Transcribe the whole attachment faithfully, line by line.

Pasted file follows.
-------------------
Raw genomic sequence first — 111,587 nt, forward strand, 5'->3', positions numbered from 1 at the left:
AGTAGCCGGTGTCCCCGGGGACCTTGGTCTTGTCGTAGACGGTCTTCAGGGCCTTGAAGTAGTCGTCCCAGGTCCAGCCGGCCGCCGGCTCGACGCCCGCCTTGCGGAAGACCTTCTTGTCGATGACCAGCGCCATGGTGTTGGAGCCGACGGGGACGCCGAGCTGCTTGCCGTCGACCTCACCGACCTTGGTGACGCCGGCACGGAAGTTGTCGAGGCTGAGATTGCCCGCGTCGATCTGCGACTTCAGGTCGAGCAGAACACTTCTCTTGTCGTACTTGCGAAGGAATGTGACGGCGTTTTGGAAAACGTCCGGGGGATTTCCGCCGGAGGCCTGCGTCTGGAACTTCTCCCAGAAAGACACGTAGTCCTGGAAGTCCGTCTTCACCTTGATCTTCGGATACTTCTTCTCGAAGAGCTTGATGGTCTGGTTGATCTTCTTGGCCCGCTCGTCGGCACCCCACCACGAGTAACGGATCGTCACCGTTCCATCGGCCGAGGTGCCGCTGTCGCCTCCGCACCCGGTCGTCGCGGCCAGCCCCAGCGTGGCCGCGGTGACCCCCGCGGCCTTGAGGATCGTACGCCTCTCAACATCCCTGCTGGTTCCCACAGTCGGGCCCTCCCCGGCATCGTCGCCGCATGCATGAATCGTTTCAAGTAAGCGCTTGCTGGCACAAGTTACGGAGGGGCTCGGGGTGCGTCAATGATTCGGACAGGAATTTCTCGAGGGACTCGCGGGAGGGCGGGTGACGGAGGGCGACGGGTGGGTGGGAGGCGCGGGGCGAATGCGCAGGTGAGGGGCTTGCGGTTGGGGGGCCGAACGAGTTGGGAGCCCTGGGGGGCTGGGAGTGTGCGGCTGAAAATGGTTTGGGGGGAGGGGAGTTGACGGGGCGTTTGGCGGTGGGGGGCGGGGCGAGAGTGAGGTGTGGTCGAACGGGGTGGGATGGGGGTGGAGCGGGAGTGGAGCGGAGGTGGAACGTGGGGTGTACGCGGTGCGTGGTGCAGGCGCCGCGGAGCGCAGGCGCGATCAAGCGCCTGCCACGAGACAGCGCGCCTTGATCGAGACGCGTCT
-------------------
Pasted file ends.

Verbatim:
Raw genomic sequence first — 111,587 nt, forward strand, 5'->3', positions numbered from 1 at the left:
AGTAGCCGGTGTCCCCGGGGACCTTGGTCTTGTCGTAGACGGTCTTCAGGGCCTTGAAGTAGTCGTCCCAGGTCCAGCCGGCCGCCGGCTCGACGCCCGCCTTGCGGAAGACCTTCTTGTCGATGACCAGCGCCATGGTGTTGGAGCCGACGGGGACGCCGAGCTGCTTGCCGTCGACCTCACCGACCTTGGTGACGCCGGCACGGAAGTTGTCGAGGCTGAGATTGCCCGCGTCGATCTGCGACTTCAGGTCGAGCAGAACACTTCTCTTGTCGTACTTGCGAAGGAATGTGACGGCGTTTTGGAAAACGTCCGGGGGATTTCCGCCGGAGGCCTGCGTCTGGAACTTCTCCCAGAAAGACACGTAGTCCTGGAAGTCCGTCTTCACCTTGATCTTCGGATACTTCTTCTCGAAGAGCTTGATGGTCTGGTTGATCTTCTTGGCCCGCTCGTCGGCACCCCACCACGAGTAACGGATCGTCACCGTTCCATCGGCCGAGGTGCCGCTGTCGCCTCCGCACCCGGTCGTCGCGGCCAGCCCCAGCGTGGCCGCGGTGACCCCCGCGGCCTTGAGGATCGTACGCCTCTCAACATCCCTGCTGGTTCCCACAGTCGGGCCCTCCCCGGCATCGTCGCCGCATGCATGAATCGTTTCAAGTAAGCGCTTGCTGGCACAAGTTACGGAGGGGCTCGGGGTGCGTCAATGATTCGGACAGGAATTTCTCGAGGGACTCGCGGGAGGGCGGGTGACGGAGGGCGACGGGTGGGTGGGAGGCGCGGGGCGAATGCGCAGGTGAGGGGCTTGCGGTTGGGGGGCCGAACGAGTTGGGAGCCCTGGGGGGCTGGGAGTGTGCGGCTGAAAATGGTTTGGGGGGAGGGGAGTTGACGGGGCGTTTGGCGGTGGGGGGCGGGGCGAGAGTGAGGTGTGGTCGAACGGGGTGGGATGGGGGTGGAGCGGGAGTGGAGCGGAGGTGGAACGTGGGGTGTACGCGGTGCGTGGTGCAGGCGCCGCGGAGCGCAGGCGCGATCAAGCGCCTGCCACGAGACAGCGCGCCTTGATCGAGACGCGTCT